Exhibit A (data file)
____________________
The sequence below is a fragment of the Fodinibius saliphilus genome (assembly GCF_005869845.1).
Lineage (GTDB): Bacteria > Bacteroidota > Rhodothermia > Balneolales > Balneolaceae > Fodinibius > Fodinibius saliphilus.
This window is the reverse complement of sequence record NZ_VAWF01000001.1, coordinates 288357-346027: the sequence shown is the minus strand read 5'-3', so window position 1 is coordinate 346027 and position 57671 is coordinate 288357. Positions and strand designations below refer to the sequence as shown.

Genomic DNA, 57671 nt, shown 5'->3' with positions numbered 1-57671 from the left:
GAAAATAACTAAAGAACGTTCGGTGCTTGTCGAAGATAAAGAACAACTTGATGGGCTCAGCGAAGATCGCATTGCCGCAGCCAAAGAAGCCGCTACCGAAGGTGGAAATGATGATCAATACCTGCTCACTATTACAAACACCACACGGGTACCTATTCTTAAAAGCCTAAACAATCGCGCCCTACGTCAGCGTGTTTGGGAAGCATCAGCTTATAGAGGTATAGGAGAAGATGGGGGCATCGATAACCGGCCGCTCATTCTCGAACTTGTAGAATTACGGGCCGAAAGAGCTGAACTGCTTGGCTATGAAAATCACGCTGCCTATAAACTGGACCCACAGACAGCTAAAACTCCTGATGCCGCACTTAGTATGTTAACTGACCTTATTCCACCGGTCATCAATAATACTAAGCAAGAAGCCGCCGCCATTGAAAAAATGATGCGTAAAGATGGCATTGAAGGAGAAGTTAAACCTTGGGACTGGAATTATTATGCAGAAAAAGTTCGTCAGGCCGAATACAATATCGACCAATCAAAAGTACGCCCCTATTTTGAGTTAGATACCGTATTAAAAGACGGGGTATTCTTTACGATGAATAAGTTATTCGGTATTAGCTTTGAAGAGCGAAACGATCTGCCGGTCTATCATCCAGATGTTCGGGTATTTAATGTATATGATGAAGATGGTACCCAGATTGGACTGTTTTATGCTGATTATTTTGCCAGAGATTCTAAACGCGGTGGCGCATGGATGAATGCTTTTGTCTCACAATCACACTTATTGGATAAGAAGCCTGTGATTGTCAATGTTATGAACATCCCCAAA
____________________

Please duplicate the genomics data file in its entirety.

The sequence below is a fragment of the Fodinibius saliphilus genome (assembly GCF_005869845.1).
Lineage (GTDB): Bacteria > Bacteroidota > Rhodothermia > Balneolales > Balneolaceae > Fodinibius > Fodinibius saliphilus.
This window is the reverse complement of sequence record NZ_VAWF01000001.1, coordinates 288357-346027: the sequence shown is the minus strand read 5'-3', so window position 1 is coordinate 346027 and position 57671 is coordinate 288357. Positions and strand designations below refer to the sequence as shown.

Genomic DNA, 57671 nt, shown 5'->3' with positions numbered 1-57671 from the left:
GAAAATAACTAAAGAACGTTCGGTGCTTGTCGAAGATAAAGAACAACTTGATGGGCTCAGCGAAGATCGCATTGCCGCAGCCAAAGAAGCCGCTACCGAAGGTGGAAATGATGATCAATACCTGCTCACTATTACAAACACCACACGGGTACCTATTCTTAAAAGCCTAAACAATCGCGCCCTACGTCAGCGTGTTTGGGAAGCATCAGCTTATAGAGGTATAGGAGAAGATGGGGGCATCGATAACCGGCCGCTCATTCTCGAACTTGTAGAATTACGGGCCGAAAGAGCTGAACTGCTTGGCTATGAAAATCACGCTGCCTATAAACTGGACCCACAGACAGCTAAAACTCCTGATGCCGCACTTAGTATGTTAACTGACCTTATTCCACCGGTCATCAATAATACTAAGCAAGAAGCCGCCGCCATTGAAAAAATGATGCGTAAAGATGGCATTGAAGGAGAAGTTAAACCTTGGGACTGGAATTATTATGCAGAAAAAGTTCGTCAGGCCGAATACAATATCGACCAATCAAAAGTACGCCCCTATTTTGAGTTAGATACCGTATTAAAAGACGGGGTATTCTTTACGATGAATAAGTTATTCGGTATTAGCTTTGAAGAGCGAAACGATCTGCCGGTCTATCATCCAGATGTTCGGGTATTTAATGTATATGATGAAGATGGTACCCAGATTGGACTGTTTTATGCTGATTATTTTGCCAGAGATTCTAAACGCGGTGGCGCATGGATGAATGCTTTTGTCTCACAATCACACTTATTGGATAAGAAGCCTGTGATTGTCAATGTTATGAACATCCCCAAA